2. U.S. EPA, Chromium: Drinking Water Contaminants, Accessed August 4, 2010
  3. Fate and Effects of Trace Elements in Sewage Sludge when Applied to Agricultural Lands. CSA Illumina website, accessed July 26, 2010.
  4. Targeted National Sewage Sludge Survey Report, US EPA website, Accessed August 17, 2010.
  5. "Heavy Metals Naturally Present in Coal & Coal Sludge" Sludge Safety Project, accessed November 2009
  6. Code of Federal Regulations, Title 40, Chapter 1, Subchapter O, PART 503—Standards for the Use or Disposal of Sewage Sludge, Subpart B—Land Application, Pollutant Limits
  7. Targeted National Sewage Sludge Survey Report, US EPA website, Accessed August 28, 2010.
  8. U.S. EPA, Chromium: Drinking Water Contaminants, Accessed August 4, 2010
  9. Baselt, Randall C,(2008 pages = 305–307), Disposition of Toxic Drugs and Chemicals in Man (8th ed.). Foster City: Biomedical Publications.
  10. Centers for Disease Control, ToxFAQs for Chromium
  11. Centers for Disease Control, ToxFAQs for Chromium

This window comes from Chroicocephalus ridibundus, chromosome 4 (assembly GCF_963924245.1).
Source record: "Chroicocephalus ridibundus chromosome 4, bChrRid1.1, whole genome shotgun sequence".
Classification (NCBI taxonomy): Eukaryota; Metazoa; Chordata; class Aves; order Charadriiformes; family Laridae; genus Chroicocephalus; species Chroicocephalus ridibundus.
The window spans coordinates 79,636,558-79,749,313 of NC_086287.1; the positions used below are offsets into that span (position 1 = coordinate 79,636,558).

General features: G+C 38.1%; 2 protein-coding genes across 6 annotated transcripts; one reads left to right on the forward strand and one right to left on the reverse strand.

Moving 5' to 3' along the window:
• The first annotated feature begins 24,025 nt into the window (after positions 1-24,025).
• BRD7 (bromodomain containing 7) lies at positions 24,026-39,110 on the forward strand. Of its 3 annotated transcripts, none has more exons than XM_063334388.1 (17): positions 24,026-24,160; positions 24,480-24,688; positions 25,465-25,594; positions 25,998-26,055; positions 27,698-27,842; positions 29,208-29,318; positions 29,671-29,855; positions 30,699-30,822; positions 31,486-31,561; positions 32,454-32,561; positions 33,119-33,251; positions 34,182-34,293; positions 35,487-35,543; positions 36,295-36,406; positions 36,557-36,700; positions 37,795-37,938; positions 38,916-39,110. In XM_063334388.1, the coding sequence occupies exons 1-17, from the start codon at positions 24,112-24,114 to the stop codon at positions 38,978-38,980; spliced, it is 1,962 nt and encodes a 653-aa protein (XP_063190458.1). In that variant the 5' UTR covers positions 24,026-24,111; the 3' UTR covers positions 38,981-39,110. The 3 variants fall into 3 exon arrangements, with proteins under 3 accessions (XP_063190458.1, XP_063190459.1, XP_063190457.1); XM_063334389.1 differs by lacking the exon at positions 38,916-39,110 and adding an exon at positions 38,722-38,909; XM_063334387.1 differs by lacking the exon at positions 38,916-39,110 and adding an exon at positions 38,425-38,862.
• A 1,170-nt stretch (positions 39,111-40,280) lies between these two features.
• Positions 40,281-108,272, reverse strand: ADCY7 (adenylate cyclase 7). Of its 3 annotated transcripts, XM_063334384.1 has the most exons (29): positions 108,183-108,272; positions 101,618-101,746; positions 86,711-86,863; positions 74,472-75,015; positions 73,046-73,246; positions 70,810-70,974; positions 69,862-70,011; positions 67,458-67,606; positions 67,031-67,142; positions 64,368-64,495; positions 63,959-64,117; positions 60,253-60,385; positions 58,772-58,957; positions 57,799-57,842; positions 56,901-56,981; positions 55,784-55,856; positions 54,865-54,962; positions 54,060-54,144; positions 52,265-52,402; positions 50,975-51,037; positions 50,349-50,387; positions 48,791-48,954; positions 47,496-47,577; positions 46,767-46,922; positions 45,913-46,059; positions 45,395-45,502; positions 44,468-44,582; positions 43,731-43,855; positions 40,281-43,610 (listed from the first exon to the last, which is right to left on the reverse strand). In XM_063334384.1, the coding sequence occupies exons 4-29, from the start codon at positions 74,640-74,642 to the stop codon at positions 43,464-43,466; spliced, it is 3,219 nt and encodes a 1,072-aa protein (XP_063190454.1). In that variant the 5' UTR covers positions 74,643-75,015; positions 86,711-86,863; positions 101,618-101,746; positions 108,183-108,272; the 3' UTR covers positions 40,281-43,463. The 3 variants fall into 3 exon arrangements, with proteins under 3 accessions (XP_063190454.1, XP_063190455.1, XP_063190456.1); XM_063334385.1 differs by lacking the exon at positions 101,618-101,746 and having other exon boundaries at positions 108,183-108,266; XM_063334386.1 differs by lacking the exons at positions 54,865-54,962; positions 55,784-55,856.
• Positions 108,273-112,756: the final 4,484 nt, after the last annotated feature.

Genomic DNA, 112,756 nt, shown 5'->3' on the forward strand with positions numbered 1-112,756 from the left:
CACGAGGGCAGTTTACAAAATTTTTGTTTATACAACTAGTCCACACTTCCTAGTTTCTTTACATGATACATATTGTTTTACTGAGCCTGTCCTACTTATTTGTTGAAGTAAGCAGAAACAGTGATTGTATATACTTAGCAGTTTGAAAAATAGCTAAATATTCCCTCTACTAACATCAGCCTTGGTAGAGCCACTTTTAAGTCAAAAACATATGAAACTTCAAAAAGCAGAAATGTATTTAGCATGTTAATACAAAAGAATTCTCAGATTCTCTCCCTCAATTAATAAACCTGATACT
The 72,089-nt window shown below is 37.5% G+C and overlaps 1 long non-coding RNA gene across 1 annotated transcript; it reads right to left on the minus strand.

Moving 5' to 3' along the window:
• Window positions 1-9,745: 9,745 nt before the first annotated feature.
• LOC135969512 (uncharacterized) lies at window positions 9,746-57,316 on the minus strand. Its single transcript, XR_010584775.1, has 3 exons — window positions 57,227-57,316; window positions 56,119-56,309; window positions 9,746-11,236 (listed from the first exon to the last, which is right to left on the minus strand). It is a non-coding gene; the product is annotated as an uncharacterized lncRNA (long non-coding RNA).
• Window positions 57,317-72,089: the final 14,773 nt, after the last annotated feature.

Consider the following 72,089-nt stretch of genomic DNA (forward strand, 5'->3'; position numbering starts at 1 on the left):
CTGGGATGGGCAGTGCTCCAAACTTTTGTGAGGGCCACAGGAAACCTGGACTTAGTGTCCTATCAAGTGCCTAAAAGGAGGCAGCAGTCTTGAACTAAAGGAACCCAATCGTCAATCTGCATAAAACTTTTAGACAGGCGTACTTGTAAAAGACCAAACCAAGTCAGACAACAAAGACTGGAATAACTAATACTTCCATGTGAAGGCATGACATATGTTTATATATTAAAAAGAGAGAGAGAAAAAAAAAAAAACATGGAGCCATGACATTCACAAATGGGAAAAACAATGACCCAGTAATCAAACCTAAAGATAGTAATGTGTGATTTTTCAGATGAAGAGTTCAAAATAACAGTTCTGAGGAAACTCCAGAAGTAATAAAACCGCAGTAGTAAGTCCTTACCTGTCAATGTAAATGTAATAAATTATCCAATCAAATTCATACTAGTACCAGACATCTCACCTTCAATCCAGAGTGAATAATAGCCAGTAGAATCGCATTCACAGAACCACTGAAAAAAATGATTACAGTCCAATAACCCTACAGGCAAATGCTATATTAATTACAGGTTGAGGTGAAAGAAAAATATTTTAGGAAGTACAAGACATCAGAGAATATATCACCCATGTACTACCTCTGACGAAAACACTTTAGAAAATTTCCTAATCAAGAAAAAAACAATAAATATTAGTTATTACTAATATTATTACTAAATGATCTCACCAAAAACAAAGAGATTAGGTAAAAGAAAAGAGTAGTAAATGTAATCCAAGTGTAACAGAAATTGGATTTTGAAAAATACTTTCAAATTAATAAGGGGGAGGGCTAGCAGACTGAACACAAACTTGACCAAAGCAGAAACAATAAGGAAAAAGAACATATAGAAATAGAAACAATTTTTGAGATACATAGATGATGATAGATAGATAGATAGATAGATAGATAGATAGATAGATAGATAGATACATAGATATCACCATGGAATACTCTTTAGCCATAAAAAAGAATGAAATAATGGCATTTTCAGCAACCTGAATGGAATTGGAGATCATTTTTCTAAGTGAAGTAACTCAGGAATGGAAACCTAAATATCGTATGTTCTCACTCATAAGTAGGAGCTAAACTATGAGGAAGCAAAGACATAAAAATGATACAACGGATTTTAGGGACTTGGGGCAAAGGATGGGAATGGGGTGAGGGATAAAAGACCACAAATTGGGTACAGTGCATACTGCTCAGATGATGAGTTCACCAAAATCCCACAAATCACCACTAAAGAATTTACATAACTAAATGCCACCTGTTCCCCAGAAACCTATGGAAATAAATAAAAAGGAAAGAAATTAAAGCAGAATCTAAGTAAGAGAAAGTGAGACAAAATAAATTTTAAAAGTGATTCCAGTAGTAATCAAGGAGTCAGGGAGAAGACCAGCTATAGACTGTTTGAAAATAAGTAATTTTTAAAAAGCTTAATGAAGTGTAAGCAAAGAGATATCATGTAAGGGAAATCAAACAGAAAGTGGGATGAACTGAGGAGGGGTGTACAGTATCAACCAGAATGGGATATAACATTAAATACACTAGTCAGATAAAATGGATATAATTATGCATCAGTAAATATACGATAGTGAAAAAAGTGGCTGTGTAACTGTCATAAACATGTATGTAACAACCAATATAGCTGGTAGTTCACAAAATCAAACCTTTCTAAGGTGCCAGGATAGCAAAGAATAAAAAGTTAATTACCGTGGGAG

12. 12.0 12.1 Lisa Evans, EPA’s Blind Spot: Hexavalent Chromium in Coal Ash: Coal ash may be the secret source of cancer-causing chromium in your drinking water EarthJustice Report, February 2011.
  13. 13.0 13.1 13.2 Naoki Schwartz, "Erin Brockovich back in Hinkley testing water" AP, March 9, 2011.
  14. Targeted National Sewage Sludge Survey Report, US EPA website, Accessed August 28, 2010.
  15. David Heath, "EPA unaware of industry ties on cancer review panel," The Center for Public Integrity, Feb. 13, 2013.
  16. Conan Milner, "Polluting Power Plants Dodged Regulation for Decades, Says Report" The Epoch Times, Dec. 12, 2011.